3. Consider reading an OT theology book as an aid, something to help explain what you’ve read in the OT.
The idea is to read a portion of the Bible––Genesis 1-5, for example––and then read the portion of one of these books that covers that section of Genesis. We might call this “reading the OT theologically,” tracing its contours and themes through progressive revelation. There are many good resources available that can make the difficult terrain of the OT more understandable, including the law codes of Leviticus and Deuteronomy, or the prophecies of Jeremiah. For several years, I’ve recommended Paul House’s Old Testament Theology or Stephen Dempster’s Dominion and Dynasty as two good books for this type of reading program. Both are still excellent resources.

But this practice is simply a tool for comprehension, so don’t be fooled into allowing it to replace your Bible reading. Christians have a long history with substituting reading about the Bible for reading the Bible. May it never be! The more we read the OT, the less strange it will seem to us. And a tool like an OT theology book will help in that endeavor.

4. Lastly, meditate on what you read.
Take delight in it. Chew it up like bread because that’s what it is—daily bread. We need bread to live, and we need the Bible to live for Christ. Without it, we are famished spiritually. But don’t be content with glossing over the pages with your eyes. Think about it! Many Christians get nothing out of reading the OT, not because they are ignorant of its contents, but because they are thoughtless. This is a tragedy. Thinking takes time and is hard work. But it’s not wasted time. It’s feasting on the knowledge of God. So don’t give up too quickly. God’s words are more precious than gold and silver.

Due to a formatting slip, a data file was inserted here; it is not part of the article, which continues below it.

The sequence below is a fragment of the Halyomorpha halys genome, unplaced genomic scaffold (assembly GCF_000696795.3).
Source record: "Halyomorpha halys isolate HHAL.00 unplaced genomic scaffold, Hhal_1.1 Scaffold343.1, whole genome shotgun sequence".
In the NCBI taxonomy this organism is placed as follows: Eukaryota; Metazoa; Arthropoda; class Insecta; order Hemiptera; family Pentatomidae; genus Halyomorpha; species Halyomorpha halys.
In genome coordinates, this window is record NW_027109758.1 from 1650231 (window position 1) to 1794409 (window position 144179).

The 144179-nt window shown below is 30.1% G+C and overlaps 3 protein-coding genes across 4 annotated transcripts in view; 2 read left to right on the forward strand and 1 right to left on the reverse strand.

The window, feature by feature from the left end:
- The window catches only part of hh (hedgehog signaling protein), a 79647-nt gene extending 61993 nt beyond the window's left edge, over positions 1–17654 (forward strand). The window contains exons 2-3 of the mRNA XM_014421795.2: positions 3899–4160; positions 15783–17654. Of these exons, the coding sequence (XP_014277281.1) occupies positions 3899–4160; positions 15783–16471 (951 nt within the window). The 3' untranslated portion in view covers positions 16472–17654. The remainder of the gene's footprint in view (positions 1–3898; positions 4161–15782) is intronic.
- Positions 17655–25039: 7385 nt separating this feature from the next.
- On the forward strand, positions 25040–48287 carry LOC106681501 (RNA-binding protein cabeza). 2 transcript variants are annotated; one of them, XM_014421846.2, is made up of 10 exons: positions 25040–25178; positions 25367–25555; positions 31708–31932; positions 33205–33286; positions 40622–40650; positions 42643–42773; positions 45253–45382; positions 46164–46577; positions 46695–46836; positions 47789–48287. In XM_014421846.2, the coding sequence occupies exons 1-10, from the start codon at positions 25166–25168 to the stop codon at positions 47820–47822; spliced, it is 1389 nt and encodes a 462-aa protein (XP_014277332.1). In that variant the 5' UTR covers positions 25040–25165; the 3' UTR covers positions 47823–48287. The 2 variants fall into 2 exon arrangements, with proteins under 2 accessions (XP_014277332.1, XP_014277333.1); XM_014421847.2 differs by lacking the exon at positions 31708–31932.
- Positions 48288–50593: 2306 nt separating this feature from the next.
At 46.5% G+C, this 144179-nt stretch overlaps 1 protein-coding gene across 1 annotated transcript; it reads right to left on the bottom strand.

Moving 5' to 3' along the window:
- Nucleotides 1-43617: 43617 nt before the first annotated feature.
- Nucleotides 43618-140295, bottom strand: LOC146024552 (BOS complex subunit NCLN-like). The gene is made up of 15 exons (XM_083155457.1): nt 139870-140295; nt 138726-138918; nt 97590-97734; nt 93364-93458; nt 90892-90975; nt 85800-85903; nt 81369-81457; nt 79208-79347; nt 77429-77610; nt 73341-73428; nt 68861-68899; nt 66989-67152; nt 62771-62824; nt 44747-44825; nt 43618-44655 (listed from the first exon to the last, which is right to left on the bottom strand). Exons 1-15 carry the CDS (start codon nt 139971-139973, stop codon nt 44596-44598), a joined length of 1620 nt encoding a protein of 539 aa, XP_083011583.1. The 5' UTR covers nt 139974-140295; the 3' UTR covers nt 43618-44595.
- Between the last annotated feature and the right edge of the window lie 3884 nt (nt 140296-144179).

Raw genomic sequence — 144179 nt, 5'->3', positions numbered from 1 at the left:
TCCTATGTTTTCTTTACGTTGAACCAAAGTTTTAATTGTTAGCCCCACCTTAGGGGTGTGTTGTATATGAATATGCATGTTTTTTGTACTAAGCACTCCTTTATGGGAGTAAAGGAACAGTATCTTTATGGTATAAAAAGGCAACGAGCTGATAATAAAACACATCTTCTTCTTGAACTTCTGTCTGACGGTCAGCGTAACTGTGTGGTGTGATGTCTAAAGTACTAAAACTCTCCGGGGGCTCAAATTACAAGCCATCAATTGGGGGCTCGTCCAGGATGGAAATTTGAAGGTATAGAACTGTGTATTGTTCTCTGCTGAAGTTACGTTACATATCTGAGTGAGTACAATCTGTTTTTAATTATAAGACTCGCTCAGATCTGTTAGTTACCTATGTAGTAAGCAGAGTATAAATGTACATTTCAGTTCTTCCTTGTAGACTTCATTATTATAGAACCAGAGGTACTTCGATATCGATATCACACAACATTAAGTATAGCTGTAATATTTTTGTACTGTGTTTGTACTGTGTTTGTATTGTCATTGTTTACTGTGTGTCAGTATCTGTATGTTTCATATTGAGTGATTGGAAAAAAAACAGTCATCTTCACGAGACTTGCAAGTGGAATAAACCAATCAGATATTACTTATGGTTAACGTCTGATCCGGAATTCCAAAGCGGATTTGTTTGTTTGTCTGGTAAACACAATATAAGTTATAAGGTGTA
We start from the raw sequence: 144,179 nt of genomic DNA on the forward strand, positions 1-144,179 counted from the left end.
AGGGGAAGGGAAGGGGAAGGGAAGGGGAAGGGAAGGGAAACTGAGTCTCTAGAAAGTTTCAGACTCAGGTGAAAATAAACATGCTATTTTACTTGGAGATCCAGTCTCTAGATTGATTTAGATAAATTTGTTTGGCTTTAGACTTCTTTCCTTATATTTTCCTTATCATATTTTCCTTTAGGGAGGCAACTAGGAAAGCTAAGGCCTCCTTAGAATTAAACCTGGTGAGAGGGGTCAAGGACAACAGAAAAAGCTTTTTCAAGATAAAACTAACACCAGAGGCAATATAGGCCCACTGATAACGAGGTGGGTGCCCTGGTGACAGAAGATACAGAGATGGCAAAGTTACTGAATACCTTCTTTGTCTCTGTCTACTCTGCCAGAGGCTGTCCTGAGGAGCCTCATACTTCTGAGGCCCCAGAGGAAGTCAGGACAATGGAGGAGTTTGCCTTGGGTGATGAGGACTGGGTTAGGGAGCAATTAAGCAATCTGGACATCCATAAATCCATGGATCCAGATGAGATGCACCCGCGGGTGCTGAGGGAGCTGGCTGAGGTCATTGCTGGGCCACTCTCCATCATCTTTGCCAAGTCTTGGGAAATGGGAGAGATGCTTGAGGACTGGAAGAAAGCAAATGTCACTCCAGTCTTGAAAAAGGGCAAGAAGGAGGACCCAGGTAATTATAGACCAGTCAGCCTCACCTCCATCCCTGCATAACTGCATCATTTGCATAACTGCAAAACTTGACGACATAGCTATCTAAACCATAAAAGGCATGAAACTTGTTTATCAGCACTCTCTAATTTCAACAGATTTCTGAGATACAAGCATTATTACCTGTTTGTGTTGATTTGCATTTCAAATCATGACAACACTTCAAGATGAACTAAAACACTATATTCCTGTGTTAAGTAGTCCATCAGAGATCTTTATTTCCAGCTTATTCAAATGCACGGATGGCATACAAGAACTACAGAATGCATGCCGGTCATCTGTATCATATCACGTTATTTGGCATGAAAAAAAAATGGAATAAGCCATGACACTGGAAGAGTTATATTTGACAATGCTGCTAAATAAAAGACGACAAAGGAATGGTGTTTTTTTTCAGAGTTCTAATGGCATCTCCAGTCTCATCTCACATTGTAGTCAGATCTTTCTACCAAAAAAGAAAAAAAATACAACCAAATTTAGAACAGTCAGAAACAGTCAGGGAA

The Apostles knew the importance of the OT, and we should follow their example. Peter, James, and John were even eyewitnesses to the majesty of Christ, seeing his glory unveiled before their eyes and hearing God’s voice audibly (Matt 17:1–8). But Peter says that even though they had this experience, “we have the prophetic word more fully confirmed” (2 Pet 1:19). What Peter is referring to is the OT!

In our day, we give a lot of weight to eyewitness testimony. “Pictures or it didn’t happen!” is a common mantra. And yet Peter says that the OT Scripture, fully inspired and profitable for Christians, is more fully confirmed than the testimony of eyewitnesses. Why? Because it proceeds directly from the Spirit of God. It is “a lamp shining in a dark place,” and it is able to do something that pictures and video can never do: make us wise unto salvation (2 Tim 3:16). Therefore, we would do well to pay attention, “until the day dawns and the morning star rises in our hearts” (2 Pet 1:19).

Ransack the OT for all it’s worth, and then you will “understand the fear of the Lord, and find the knowledge of God” (Prov 2:5).

Josh Philpot is a pastor at Founders Baptist Church in Spring, Texas. He and his wife, Jenn, have four children.